Written by David Whitaker
Directed by Richard Martin (1) & Frank Cox (2)
So it turns out that Chris Morris is actually a precognitive documentary filmmaker. Who’d have thunk it? I half expect the news tomorrow to carry a warning telling us to watch out for a peadofile disgised as a school. Up until this point, the Doctor has clearly though that all humans have the cognitive capacity that the Metro would have us believe that these men have, but that was about to change*.
In some ways this forgotten classic could well be the most important Doctor Who story. For a start it’s the first story in which the Doctor actually shows affection, rather than just acceptance, towards of any of his human companions. Secondly it marks the end of the show’s beginning, as it were, transitioning from something that had been commissioned for 13 weeks, to a full year. And thirdly, it introduces the TARDIS as a character in her own right. Yup, despite his seeming distrust of computer, the Doctor’s only constant companion throughout the entire length of the show if an AI.
The fact that it contains anything worth commenting about is pretty remarkable given that
it was written as no budget filler in order to make up the allotted 13 episodes commissioned. It would probably be obvious that this was the case, given that the entire story is set in the TARDIS and the only actors in it are the crew themselves, but just to make sure you know, its mentioned in the liner notes in the DVD.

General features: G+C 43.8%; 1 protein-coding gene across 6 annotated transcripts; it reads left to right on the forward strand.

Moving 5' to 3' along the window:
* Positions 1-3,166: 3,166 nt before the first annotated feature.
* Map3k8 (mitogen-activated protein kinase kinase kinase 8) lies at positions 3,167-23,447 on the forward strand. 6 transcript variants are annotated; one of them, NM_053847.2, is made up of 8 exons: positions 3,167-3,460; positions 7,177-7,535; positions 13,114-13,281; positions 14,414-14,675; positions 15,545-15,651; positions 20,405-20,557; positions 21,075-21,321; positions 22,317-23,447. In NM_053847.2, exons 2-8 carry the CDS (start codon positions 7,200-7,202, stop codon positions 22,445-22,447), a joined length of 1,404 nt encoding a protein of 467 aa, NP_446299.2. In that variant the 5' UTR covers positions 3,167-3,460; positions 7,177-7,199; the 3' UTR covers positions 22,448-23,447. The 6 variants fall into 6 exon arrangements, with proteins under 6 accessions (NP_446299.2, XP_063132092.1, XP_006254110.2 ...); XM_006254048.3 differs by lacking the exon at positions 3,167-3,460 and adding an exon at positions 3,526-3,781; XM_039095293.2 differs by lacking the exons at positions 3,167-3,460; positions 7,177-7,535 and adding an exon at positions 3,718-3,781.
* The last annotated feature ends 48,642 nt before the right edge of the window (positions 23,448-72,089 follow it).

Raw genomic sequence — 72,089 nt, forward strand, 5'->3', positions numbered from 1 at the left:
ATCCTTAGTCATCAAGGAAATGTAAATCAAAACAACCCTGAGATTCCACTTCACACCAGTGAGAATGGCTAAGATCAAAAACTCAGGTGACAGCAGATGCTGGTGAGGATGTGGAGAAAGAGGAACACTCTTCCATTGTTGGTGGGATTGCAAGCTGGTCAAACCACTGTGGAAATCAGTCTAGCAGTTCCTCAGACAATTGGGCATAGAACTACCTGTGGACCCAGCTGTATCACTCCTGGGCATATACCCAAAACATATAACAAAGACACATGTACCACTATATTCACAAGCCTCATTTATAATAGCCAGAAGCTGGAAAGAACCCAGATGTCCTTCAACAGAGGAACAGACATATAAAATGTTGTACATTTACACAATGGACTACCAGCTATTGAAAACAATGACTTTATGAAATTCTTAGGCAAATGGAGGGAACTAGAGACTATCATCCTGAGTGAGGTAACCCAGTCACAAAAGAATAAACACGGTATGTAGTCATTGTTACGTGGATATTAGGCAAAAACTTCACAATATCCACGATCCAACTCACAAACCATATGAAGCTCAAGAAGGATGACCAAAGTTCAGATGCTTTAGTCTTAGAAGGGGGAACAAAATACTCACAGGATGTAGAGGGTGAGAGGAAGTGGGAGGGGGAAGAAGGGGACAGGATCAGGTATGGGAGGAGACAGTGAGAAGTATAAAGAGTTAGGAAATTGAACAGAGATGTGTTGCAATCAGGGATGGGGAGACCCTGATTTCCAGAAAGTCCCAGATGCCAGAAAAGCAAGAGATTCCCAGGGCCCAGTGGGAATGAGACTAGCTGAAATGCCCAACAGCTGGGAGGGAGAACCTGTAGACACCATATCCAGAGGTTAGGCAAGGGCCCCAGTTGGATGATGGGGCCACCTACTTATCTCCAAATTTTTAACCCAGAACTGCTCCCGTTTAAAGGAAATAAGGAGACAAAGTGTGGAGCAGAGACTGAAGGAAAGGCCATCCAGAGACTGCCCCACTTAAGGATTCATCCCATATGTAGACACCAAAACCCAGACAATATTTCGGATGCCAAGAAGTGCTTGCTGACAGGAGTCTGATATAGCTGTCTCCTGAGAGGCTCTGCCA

Despite this, writer David Whitaker delivered a great tense bottle episode filled with backstabbing and mistrust that is genuinely engaging to watch. Much later on in the series script editor Christopher Bidmead seemed to have a fetish for aweful seemingly endless runs of episodes that were all set completely within the TARDIS, and nothing fucking happens (we’ll get to that though), but this story proves that it is possible to tell a great tale while not going outside for who whole episodes.
Hartnell gives a stupendous performance as the Doctor here, turning on a dime between menacing and frail, and ultimately showing a good degree of kindness. At one point he roofies the entire crew, but you still forgive him in the end. The rest of the cast all give good performances too, each of them having at least one point of being sinister, and the rest of the time seeming like victims.
Ultimately though, everyone was just being a dick, but that’s okay, because it brought them closer together. Cos that’s the way it works, see.
Next up, Yetti, no, wait, that’s not for a few years yet. Susan just isn’t able to recognise a human footprint.
*Yeah, the links between my tangents and Doctor Who are becoming increasingly less substantial. What of it?